Public Notary
in Estonia

Public notary in EstoniaIn this article, legal experts of Company in Estonia OÜ give an overview of the information that you need to know before entering into a notarized contract in Estonia.

A notary in Estonia is a holder of office in public law, an independent official to whom the state has delegated the duty of ensuring the security of legal relationships and prevention of legal disputes. The main field of activity of notaries is the certification of transactions in civil matters on the request of natural persons and legal entities.

Notarization in Estonia enhances the protection of individuals’ rights and confidence in legal matters. The purpose of certification is to ensure the stability of relations between persons, and thus to prevent possible subsequent legal disputes. Below is a brief description of the work of notaries given on the website of the Estonian Chamber of Notaries.

Notary’s obligation to clarify

There are unfortunately cases when, despite the participation of a notary in entering into a contract, a party subsequently suffers damage precisely because of the clauses stipulated in the contract. In general, it can be assumed that when entering into a notarized contract, the parties understand and are clear about all their rights and obligations, since when concluding a notarized contract, the notary has the obligation to clarify. However, how extensive is the duty of a notary to clarify, and what should be considered before entering into a notarized contract?

Subsection 18 (1) of the Notaries Act stipulates that the notary must explain to the parties the meaning of the transaction, its legal consequences and various possibilities of concluding the transaction. At the same time, the notary must ensure that there are no mistakes and doubts about the transaction, and that the interests of an inexperienced and unaware participant are not infringed. Subsection 2 of the same article says that if the notary has doubts about the compliance of the transaction with the law and the actual will of the participants, the notary must discuss it with the participants.

The Supreme Court of Estonia (in its decision No. 3-2-1-17-15) explained that during the certification of the transaction, the notary is obliged to inform the parties, including about the consequences of the requested transaction, and to warn them about relevant legal risks. Also, the notary must in an unbiased form explain the possibilities how to achieve the result that best corresponds to the will of the participants. As the competent state official, it is the duty of the notary to ensure that the content of the transaction can be clearly and unambiguously determined at a later date. At the same time, the Supreme Court noted that the purpose of the requirement for notarization of the transaction can be both the protection of the parties to the transaction from ill-considered actions, that is, a preventive function, and their consulting.

Thus, the obligation of the notary to explain, which is implicit in the law, is quite broad and should include, among other things, a warning to the parties if the contract seems ill-conceived to the notary. The foregoing shall ensure that the parties enter into only such contracts, the contents and potential risks of which are well known to them. Unfortunately, case law shows that this is not always the case.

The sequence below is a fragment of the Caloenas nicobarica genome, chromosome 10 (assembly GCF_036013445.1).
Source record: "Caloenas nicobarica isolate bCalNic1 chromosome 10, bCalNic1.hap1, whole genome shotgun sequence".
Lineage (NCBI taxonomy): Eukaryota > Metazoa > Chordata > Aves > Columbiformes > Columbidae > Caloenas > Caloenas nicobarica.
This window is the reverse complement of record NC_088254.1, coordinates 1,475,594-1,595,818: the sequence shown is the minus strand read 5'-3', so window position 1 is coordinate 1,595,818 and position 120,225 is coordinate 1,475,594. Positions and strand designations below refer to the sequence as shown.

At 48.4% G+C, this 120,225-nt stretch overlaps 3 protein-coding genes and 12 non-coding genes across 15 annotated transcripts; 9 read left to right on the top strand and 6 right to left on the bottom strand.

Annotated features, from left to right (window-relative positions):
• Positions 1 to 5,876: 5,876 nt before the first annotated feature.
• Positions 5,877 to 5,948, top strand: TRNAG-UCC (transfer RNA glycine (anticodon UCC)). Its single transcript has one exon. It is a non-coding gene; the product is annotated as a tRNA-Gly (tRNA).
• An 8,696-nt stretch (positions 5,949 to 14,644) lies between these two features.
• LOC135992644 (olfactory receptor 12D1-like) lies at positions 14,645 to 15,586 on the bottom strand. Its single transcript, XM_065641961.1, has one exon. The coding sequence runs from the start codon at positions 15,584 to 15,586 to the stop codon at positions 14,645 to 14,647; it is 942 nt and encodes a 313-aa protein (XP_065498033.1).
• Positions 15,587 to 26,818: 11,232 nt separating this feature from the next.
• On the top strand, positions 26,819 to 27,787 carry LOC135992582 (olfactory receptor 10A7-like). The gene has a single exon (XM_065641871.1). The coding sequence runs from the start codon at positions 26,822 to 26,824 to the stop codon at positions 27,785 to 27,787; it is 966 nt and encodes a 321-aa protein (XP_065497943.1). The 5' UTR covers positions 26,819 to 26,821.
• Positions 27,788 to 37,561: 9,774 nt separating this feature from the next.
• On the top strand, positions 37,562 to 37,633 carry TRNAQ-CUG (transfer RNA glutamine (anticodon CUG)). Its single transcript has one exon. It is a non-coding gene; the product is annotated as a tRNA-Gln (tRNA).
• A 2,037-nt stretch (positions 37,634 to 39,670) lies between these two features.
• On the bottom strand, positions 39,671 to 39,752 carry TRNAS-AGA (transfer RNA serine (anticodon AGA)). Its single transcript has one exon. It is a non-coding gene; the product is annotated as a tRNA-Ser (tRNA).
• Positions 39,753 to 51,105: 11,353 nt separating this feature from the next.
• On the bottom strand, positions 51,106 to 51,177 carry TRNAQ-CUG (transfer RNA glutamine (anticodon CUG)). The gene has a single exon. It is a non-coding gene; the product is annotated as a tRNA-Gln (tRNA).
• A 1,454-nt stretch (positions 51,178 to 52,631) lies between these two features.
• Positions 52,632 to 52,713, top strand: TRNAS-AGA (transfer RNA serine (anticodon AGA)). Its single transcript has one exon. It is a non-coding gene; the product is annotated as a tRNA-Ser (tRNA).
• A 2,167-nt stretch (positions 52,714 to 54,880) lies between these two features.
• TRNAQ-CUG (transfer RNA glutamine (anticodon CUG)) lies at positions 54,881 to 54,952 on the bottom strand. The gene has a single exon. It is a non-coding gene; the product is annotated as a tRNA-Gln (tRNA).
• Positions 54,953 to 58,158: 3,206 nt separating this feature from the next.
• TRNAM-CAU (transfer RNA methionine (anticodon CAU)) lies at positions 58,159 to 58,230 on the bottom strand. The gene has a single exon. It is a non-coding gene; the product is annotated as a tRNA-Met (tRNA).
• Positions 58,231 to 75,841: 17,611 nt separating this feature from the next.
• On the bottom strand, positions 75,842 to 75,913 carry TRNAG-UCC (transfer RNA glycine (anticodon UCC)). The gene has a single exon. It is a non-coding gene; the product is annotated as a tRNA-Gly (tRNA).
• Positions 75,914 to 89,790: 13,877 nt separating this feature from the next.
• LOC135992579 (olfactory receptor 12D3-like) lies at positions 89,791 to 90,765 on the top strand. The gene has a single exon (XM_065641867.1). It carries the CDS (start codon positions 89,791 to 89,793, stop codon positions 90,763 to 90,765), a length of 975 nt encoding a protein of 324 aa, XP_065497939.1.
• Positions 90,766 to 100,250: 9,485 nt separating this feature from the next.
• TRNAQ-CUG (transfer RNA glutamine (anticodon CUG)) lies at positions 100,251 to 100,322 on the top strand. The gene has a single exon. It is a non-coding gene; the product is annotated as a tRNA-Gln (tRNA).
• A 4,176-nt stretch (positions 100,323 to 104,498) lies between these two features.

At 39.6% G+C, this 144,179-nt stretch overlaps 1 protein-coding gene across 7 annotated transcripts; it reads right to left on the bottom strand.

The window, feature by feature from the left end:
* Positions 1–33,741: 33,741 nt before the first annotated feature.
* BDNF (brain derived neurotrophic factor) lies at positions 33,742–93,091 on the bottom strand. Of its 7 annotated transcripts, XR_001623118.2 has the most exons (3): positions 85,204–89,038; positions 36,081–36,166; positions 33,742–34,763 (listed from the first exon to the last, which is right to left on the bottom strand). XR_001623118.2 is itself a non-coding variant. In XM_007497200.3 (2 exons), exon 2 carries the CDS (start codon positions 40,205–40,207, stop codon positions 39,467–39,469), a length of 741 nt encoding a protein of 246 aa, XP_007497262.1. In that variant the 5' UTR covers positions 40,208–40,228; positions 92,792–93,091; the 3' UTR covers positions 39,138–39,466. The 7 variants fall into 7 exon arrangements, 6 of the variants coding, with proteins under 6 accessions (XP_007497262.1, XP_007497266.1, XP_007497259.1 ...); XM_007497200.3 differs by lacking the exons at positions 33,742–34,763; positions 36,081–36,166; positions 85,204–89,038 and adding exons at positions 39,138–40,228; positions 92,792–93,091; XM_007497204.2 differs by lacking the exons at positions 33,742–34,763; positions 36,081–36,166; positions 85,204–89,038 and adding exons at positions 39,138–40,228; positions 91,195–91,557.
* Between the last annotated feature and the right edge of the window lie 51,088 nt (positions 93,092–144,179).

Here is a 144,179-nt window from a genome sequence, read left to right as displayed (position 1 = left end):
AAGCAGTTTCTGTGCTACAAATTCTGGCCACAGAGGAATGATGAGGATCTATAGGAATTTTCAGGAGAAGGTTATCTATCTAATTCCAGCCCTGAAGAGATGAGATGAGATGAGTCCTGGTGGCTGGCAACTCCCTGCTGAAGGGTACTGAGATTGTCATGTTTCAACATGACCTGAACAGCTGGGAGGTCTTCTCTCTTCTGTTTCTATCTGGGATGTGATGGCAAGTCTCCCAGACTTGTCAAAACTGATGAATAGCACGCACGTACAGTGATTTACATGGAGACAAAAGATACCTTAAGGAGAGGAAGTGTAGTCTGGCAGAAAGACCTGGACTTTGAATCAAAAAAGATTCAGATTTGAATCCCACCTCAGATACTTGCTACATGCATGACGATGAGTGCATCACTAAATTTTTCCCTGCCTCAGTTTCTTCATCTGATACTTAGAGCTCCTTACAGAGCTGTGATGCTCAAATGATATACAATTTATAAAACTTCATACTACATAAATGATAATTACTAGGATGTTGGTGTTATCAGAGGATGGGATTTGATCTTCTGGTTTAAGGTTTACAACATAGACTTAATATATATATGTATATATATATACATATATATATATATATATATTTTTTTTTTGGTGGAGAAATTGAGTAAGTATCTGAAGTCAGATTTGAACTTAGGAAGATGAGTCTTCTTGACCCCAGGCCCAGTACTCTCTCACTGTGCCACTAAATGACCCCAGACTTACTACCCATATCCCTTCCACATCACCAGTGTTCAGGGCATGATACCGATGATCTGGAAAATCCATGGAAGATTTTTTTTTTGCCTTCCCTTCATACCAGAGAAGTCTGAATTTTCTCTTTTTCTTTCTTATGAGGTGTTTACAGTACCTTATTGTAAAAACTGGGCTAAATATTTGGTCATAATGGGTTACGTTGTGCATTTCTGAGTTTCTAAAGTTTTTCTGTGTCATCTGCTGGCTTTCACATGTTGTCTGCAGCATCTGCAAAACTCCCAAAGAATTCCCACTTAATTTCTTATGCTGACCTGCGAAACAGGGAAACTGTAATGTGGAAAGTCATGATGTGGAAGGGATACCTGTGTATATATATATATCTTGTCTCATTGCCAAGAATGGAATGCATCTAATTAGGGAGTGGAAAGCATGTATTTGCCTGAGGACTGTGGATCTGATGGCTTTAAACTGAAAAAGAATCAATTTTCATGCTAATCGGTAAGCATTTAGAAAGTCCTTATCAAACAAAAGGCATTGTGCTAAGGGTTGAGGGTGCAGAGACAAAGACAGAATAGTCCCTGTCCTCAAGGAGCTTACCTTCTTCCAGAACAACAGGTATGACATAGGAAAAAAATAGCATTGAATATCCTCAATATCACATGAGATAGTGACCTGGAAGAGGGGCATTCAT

Ostensible transaction

However, the above is not the only reason why a notarized contract does not provide the parties with the protection one would hope for. In Estonia, it is still common to enter into so-called ostensible transactions. An ostensible transaction is a transaction in relation to which the parties have agreed that the manifestations of intention that they made to carry out that transaction do not have the legal consequences corresponding to the volition that was manifested – for the reason that the parties intend to create an impression of the transaction’s existence, or to conceal the transaction they actually intend to carry out.

In other words, a transaction is ostensible if a contract with one content is deliberately entered into, which for some reason is more beneficial to the parties, but in fact the parties are referring to another transaction.

The type of transaction that is most often ostensible is purchase and sale transactions. With the purpose of avoiding the payment of income tax on the income from the sale, often a gift agreement is concluded with a notary. At first glance, this may seem like a good plan, but in the event of a dispute, it will be very difficult for the injured party to prove what the real will of the parties was.

Without knowing the actual goals and intentions of the parties to the transaction, the notary cannot advise the parties when exercising their will, warn about the risks arising from the current law, explain the consequences of the requested transaction or prove the content of the will. Therefore, it is important that the parties disclose reliable information when notarizing the transaction and do not hide its actual content. In that case, the rights of the parties would be better protected in possible legal proceedings.

Conclusion

The duty of a notary to provide clarifications is quite broad and detailed, but nevertheless it should not be assumed that a notarized contract will protect in the event of any dispute. It is always worth making sure that all clauses of the contract are understood, and if necessary, clarify unclear places. It is also worth being honest with a public notary and disclosing only reliable information to ensure the best protection of your rights.

If you are interested in a notarial transaction, contact the representatives of the Company in Estonia OÜ, and we will help you to book time to a notary and support you throughout the process.

Menu